The drug Accutane, or isotretinoin, treats severe cases of acne, especially cystic or nodular acne that create painful lesions on and under the skin. Other brands of isotretinoin are available by prescription such as Claravis, Amnesteem and Sotret. Despite the efficacy of the drug, many would rather suffer the acne than the serious side effects of Accutane such as birth defects and liver failure. Alternatives to Accutane are available provide substitutes to using this drug.
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Rather than a systemic drug, or one that is transmitted throughout the bloodstream, topical options like antibiotic ointments, and gels such as clindamycin preparations, are successful alternatives to Accutane. A substitute closer to the chemical construction of Accutane is the retinoic creams, or those containing a form of retinol A. Retinol A, a derivative of vitamin A, has the same active ingredient in Accutane.
Some severe cases of acne cover more than the face; cystic acne can affect the chest, neck and back. In these instances, use of a cream or lotion may not be the more efficient alternative to Accutane. Dermatologists have used antibiotics, such as doxycycline or tetracycline, for years as a front-line severe acne treatment. The oral antibiotics fight acne by decreasing the bacteria count on the surface of the skin.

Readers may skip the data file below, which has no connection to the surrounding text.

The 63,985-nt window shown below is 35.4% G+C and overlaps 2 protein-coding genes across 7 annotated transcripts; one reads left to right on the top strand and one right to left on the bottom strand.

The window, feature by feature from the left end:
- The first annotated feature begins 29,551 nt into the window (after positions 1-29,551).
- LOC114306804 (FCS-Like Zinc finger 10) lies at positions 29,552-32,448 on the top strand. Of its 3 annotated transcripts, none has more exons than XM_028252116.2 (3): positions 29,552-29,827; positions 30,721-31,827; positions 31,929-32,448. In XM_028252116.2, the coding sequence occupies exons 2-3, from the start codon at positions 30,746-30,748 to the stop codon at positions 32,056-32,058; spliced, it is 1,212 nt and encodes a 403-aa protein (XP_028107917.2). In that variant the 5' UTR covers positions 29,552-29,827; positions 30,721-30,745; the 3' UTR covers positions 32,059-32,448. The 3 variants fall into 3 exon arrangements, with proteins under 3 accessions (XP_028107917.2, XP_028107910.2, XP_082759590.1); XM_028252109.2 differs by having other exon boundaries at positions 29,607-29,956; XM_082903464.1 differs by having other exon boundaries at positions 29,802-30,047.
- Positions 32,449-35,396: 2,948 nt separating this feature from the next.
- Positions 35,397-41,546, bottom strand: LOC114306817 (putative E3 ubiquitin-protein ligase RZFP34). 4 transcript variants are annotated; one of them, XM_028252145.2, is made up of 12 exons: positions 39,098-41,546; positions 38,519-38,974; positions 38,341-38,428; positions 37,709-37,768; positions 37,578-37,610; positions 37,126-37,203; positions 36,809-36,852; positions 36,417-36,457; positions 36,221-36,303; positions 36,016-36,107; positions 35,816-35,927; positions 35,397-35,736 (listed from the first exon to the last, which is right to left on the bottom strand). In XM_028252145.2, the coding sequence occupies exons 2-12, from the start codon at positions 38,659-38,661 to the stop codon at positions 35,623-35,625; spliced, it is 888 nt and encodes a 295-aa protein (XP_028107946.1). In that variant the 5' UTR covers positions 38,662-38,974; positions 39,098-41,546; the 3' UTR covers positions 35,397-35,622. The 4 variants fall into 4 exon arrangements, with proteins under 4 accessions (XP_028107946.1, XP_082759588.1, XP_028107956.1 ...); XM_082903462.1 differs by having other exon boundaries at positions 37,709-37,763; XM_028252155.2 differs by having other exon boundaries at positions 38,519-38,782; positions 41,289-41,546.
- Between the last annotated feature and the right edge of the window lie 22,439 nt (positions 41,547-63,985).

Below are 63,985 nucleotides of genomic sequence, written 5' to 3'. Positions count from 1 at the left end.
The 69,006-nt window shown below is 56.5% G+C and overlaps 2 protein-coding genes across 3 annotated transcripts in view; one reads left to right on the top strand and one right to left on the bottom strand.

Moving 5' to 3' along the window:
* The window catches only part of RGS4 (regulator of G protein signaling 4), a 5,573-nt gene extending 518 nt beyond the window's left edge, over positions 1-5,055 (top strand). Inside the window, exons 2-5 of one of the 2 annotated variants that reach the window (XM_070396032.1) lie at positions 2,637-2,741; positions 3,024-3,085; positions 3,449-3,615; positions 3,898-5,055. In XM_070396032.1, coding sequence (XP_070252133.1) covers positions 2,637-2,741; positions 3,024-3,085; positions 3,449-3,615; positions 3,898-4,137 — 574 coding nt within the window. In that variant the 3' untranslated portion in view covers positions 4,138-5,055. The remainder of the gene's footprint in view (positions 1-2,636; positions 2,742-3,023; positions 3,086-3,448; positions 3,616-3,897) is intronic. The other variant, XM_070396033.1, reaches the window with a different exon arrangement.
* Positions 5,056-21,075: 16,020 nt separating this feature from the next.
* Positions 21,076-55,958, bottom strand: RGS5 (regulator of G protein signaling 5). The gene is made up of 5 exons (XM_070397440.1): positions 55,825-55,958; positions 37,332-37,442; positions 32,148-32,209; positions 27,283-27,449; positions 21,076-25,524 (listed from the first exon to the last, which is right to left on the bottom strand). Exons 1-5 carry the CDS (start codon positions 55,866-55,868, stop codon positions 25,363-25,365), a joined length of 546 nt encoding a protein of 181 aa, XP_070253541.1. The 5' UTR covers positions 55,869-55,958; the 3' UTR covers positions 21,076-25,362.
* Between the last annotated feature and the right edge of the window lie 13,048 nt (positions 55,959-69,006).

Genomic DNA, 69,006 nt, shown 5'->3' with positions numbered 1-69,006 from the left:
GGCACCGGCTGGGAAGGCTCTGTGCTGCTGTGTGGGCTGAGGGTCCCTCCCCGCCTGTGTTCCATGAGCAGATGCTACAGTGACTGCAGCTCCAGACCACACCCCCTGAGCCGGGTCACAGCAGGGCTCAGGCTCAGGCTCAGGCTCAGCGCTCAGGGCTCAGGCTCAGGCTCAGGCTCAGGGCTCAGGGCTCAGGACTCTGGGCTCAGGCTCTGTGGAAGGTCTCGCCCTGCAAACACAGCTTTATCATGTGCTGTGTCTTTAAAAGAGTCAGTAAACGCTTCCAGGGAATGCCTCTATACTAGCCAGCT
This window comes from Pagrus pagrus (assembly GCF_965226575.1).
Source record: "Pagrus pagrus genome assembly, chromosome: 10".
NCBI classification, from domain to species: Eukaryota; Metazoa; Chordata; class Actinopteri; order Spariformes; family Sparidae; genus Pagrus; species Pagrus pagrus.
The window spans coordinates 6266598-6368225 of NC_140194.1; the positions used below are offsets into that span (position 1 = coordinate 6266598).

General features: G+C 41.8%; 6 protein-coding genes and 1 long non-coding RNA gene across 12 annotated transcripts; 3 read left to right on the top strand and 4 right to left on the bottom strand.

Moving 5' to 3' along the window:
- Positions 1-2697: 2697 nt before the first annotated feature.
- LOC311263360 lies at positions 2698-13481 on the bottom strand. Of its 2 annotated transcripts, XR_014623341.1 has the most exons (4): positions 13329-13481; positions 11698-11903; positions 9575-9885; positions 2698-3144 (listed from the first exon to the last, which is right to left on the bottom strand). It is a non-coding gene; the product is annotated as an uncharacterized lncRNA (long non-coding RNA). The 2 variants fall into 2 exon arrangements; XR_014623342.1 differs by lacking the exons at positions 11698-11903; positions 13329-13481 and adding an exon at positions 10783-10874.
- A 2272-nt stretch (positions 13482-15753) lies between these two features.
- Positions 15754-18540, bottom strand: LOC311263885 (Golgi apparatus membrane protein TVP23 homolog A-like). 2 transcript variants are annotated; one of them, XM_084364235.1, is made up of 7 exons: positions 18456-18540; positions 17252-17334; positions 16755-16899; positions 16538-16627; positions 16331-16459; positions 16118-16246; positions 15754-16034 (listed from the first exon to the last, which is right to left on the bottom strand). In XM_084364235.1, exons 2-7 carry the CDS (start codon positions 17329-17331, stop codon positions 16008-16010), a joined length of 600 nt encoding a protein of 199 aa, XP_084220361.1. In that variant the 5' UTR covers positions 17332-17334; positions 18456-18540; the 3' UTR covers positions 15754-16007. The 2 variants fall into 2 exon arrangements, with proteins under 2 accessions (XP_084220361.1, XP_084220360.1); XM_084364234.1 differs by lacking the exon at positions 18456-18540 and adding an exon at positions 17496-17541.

If oral or topical preparations are not an attractive option, there are cosmetic procedures to treat acne. MedlinePlus recognizes photodynamic therapy as one severe acne treatment option. This procedure uses lasers or pulsed light to treat the skin on the surface, similar to the effects of a little sun exposure. Dermatologists can complete glycolic acid peels and dermabrasion in their office which decrease the effects of acne.